Oatmeal, my teddy bear, was definitely my link back to my childhood. I got Oatmeal when I was little and, like most children with teddy bears, I took him everywhere—gymnastics competitions, etc. As I got deeper into my addiction, I believe I clung to Oatmeal because it symbolized my innocence and reminded me of the safe, loved, child I used to be. As I got deeper into my addiction, Oatmeal became my only link back to sanity and, in a way, he resembled hope and reminded me that I was once “a good person.” He was with me when I was homeless and living on the street and I still have him. His image is tattooed on my calf.
Q. How did you become part of Cirque du Soleil?
I had a therapist at the last rehab I went to a few years earlier who said something that changed my life. I can’t remember what exactly but something about how I was special and that if I wanted my life back, I would have to eat it, and it ignited some passion and inspired me. Right after she said it, I started to do handsprings and handstands in my room. I realized I could do gymnastics because I loved it and I could throw the Olympics out of the mix and just perform. I started training again and I met someone who performed with Cirque du Soleil. I went to Las Vegas to see them perform and I was jealous. But I realized that maybe I could do this. I was clean and sober and still working at the Times, and I Googled how to become a contortionist. I trained with a contortionist for a while and then started doing it on my own. I performed in a Broadway show, The Times They Are A Changin’, for two years, then at the Metropolitan Opera House. I met a producer with Cirque du Soleil, who approached me about a new show he was doing. It was created around a character called Crystal Man, based on my life. I performed with them in the show Totem for about two years, then I injured my shoulder.
Q: You’ve gone through a series of surgeries in sobriety. Has it been difficult to remain sober while going through so much pain?
In 2013, I had shoulder surgery. I’ve actually had shoulder and ankle surgeries in the past few years. Surgeries have definitely been stressful on my sobriety and I hope the CNN piece I did teaches others about sobriety and surgery. I have to say, it was a lot easier knowing Dr. Sanjay Gupta was rooting for me, because he is someone I deeply admire, and it’s nice to have a support group who wants to see me succeed.
I know many people in 12-step programs who relapse over small dental or surgical procedures because of the pain or opiates given after treatment. I opted for non-narcotic pain killers for my surgeries but I needed to do this, not only for my own sobriety, but to find new ways to address the over-prescription of narcotic painkillers. I’ve found Neurontin, Tylenol and acupuncture to be helpful alternatives for pain management.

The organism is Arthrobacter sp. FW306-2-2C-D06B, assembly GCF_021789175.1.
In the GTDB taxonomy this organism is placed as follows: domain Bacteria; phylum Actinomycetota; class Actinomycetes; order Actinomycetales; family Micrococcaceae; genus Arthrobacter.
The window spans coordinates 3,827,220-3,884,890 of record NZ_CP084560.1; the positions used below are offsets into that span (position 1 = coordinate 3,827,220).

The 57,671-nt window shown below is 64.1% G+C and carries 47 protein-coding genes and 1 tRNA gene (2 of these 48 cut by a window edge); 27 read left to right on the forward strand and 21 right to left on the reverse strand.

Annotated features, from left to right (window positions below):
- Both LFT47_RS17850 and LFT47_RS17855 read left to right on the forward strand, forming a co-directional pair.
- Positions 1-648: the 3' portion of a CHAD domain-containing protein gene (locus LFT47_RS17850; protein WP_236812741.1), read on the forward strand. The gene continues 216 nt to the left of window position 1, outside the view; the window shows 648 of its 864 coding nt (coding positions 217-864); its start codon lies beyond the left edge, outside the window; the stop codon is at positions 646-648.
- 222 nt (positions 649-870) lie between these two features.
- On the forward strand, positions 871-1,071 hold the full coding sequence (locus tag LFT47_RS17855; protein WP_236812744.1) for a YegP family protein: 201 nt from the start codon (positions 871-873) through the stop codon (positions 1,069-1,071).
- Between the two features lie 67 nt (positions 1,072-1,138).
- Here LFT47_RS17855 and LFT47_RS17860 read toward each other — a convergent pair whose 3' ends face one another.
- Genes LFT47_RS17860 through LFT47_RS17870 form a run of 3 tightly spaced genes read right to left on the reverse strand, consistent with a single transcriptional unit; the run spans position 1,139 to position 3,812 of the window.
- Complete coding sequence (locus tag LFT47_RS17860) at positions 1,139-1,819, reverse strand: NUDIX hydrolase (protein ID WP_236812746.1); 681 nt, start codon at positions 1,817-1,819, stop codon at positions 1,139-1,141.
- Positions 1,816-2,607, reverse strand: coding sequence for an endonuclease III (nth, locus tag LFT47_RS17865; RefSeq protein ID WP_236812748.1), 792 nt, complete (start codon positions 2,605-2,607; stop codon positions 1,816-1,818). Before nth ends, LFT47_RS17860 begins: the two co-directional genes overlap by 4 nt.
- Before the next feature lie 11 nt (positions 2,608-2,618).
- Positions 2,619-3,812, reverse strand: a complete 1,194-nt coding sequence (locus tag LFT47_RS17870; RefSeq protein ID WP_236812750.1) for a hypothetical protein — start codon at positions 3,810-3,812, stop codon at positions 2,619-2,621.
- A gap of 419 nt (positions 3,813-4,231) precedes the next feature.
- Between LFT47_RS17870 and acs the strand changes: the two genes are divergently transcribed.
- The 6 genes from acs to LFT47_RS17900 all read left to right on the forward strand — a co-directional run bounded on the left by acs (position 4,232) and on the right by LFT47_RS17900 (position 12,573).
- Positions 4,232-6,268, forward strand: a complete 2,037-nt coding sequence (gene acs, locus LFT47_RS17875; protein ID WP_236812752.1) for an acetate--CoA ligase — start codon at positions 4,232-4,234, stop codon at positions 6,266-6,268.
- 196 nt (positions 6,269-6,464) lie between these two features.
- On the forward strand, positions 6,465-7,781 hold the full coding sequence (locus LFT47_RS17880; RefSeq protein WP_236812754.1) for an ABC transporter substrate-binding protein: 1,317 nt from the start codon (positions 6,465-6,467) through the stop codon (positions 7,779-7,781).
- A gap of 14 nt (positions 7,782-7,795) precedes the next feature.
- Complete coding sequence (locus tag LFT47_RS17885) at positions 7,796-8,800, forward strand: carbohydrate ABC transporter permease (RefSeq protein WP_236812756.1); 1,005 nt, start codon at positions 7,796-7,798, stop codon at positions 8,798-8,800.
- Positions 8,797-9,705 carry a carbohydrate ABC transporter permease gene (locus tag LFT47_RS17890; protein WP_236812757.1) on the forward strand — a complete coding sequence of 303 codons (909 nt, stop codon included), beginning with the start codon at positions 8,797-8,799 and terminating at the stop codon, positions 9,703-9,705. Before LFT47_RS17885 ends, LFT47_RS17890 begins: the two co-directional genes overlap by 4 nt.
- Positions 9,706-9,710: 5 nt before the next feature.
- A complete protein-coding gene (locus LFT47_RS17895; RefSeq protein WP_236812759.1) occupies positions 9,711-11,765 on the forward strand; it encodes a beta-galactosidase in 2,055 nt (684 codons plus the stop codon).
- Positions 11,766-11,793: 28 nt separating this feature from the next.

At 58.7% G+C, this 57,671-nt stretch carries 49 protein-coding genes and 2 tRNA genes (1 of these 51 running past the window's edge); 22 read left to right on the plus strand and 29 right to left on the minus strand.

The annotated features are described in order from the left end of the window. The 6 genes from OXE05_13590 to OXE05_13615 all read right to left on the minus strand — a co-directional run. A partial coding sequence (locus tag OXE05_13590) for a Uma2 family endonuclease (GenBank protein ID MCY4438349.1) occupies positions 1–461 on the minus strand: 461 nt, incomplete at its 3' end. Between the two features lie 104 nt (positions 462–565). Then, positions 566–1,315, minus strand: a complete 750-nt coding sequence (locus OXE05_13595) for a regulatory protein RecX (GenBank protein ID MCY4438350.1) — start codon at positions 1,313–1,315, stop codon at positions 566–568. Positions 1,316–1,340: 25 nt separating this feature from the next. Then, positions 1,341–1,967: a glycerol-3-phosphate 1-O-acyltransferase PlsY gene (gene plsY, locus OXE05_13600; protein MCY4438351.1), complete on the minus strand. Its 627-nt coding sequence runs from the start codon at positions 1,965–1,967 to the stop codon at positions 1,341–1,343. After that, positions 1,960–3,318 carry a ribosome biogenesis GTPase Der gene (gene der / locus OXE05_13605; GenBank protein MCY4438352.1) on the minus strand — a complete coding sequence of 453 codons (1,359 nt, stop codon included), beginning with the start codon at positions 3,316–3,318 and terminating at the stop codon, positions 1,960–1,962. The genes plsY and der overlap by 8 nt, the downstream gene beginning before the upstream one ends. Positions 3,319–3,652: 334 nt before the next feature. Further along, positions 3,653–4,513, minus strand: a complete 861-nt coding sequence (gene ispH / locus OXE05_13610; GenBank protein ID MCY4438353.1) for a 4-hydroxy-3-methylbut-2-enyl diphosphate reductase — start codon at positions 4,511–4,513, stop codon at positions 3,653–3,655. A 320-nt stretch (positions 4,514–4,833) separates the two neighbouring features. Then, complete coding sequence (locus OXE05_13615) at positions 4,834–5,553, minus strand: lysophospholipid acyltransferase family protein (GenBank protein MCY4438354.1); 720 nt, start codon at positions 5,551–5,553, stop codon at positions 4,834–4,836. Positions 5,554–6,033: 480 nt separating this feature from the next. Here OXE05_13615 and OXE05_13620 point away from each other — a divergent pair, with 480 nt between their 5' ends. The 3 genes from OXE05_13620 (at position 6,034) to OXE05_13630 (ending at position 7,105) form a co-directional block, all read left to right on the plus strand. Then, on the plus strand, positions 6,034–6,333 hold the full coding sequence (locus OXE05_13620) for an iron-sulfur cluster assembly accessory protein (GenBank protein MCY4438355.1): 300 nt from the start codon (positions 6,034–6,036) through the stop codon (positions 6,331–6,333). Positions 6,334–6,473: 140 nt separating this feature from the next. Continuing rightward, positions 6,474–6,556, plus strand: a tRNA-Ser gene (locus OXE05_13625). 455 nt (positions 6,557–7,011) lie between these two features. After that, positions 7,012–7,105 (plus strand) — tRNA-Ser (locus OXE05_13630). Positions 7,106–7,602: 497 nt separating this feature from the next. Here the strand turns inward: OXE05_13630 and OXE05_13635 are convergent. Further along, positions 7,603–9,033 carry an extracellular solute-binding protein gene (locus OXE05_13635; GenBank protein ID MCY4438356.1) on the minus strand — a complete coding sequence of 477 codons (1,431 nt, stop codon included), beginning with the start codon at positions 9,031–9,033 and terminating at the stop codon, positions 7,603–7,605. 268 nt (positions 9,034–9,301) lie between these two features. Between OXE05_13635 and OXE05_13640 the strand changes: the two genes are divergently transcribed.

Q: What’s been the hardest addiction for you to recover from?
Being a heroin addict is one of the worst things I’ve ever experienced in my entire life. It’s a full-time job. You’re sick the next day without it and it’s so expensive. I’ve overdosed on it. I was absolutely broken as a human being when I was on heroin. There was nothing left. Heroin is so addictive because it’s such a powerful painkiller, and it really filled all the places that I held pain—emotional, physical and spiritual. I wanted to die but I thought of my family. I knew the end was near, but I had the awareness to try one more time to get help and go to rehab, with the help of the New York Times, where people were incredibly helpful and supportive to me.
Q: How did you get into writing and who have been some of your influences in terms of writing your memoir?
I had always wanted to be a writer since age 11 and I’ve always kept journals. I met someone who encouraged me to write about my story. I started working on my memoir while performing on Broadway, then I re-visited it while on tour with Cirque du Soleil. I just want to be able to help people and tell them to keep trying to get sober, and say, If I can do it, so can you. I read and really liked two memoirs about addiction—The Basketball Diaries by Jim Carroll and Dry by Augusten Burroughs.
Q: How difficult was it to revisit the dark days of your addiction in Acrobaddict and then with the press tour after the book’s launch?
Writing Acrobaddict was very difficult to do because I not only had to revisit the emotions and despair that stem from addiction, but I had to look at all the terrible things I did to others in great detail. It was humbling and painful, but I knew in my heart that I wanted to get my story out there to help others. If my past can help someone else, then I did not live it in vain.
Q: What are you doing now?
I’m working on my second book, but it’s not about me this time. It’s a horror fiction novel. I’m also working on getting into school to become a physician’s assistant and taking prerequisite courses for that. I’ve been completely clean and sober since March 2007.